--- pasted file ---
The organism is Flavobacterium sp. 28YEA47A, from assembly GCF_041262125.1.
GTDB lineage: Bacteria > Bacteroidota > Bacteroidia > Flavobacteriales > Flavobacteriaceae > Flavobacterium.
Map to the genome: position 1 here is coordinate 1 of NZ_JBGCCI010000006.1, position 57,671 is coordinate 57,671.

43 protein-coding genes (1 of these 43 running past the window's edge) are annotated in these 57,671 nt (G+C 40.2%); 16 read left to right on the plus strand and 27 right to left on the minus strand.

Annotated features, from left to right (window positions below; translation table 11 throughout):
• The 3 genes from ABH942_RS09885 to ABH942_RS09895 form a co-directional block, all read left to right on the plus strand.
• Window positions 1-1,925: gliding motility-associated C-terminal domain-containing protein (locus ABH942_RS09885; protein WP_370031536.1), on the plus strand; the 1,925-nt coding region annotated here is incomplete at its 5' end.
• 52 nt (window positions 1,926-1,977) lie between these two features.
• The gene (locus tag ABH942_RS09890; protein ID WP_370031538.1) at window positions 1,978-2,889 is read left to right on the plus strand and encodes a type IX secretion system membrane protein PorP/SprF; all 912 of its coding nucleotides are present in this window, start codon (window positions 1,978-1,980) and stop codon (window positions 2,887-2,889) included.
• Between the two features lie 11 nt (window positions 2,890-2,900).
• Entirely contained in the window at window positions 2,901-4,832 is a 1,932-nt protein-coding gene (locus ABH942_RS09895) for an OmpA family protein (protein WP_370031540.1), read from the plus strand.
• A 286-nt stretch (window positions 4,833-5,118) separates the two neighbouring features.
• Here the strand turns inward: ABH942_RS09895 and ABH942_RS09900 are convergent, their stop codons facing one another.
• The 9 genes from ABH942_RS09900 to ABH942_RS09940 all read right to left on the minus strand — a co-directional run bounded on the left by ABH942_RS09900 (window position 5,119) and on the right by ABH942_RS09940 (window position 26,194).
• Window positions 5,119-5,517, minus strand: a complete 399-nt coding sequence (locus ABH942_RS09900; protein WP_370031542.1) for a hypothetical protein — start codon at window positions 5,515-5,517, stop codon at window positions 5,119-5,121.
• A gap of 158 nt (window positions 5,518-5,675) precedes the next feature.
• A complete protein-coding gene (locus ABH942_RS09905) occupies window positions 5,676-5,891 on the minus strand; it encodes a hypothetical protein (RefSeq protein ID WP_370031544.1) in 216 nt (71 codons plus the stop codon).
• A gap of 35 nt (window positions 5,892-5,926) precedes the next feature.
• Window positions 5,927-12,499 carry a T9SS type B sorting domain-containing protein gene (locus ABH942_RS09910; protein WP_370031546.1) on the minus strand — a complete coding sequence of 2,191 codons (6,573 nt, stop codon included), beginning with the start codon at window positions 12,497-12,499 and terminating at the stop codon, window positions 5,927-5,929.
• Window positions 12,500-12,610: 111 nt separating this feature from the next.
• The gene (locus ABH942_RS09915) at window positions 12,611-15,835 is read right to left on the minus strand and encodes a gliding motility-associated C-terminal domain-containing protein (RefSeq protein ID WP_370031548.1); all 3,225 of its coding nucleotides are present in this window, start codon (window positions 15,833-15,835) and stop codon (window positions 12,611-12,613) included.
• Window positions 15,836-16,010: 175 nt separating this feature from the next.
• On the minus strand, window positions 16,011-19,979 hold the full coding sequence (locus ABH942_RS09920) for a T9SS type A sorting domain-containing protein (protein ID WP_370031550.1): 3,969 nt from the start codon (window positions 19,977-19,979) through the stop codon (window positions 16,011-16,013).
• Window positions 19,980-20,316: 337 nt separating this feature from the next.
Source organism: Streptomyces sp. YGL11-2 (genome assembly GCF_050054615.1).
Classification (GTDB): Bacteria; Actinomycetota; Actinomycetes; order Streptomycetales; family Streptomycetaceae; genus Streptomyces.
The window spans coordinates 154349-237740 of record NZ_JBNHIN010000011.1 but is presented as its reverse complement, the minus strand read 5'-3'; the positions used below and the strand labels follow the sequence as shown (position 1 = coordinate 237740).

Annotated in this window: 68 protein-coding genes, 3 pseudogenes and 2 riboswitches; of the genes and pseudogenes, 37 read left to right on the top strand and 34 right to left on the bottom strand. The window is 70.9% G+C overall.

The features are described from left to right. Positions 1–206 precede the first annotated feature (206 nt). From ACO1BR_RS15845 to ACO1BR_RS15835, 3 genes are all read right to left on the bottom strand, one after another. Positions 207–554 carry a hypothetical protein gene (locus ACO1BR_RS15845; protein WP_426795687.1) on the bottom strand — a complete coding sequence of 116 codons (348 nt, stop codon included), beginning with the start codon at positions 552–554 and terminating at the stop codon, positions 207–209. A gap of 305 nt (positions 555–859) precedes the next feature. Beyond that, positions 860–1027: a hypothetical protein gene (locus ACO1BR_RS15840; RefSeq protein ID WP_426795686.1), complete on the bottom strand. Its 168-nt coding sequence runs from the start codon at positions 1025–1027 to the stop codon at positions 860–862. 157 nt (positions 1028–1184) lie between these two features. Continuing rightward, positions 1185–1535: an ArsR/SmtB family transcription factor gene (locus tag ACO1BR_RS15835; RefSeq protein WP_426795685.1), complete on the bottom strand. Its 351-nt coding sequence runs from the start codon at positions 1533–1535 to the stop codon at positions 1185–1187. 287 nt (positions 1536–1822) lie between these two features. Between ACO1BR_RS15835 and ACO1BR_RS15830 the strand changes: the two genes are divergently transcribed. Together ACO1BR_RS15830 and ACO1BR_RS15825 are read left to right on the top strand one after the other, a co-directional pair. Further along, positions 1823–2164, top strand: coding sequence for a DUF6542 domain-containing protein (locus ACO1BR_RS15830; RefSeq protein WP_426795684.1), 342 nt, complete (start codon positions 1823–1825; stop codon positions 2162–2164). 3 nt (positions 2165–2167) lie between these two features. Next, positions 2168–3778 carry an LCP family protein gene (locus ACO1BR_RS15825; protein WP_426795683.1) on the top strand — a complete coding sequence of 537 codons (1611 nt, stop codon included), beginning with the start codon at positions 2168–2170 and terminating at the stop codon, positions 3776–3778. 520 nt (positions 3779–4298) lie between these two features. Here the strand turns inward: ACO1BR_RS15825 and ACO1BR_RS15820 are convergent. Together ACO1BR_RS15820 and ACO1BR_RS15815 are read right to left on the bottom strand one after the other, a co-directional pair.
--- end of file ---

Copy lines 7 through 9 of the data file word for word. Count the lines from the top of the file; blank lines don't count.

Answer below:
• Window positions 1-1,925: gliding motility-associated C-terminal domain-containing protein (locus ABH942_RS09885; protein WP_370031536.1), on the plus strand; the 1,925-nt coding region annotated here is incomplete at its 5' end.
• 52 nt (window positions 1,926-1,977) lie between these two features.
• The gene (locus tag ABH942_RS09890; protein ID WP_370031538.1) at window positions 1,978-2,889 is read left to right on the plus strand and encodes a type IX secretion system membrane protein PorP/SprF; all 912 of its coding nucleotides are present in this window, start codon (window positions 1,978-1,980) and stop codon (window positions 2,887-2,889) included.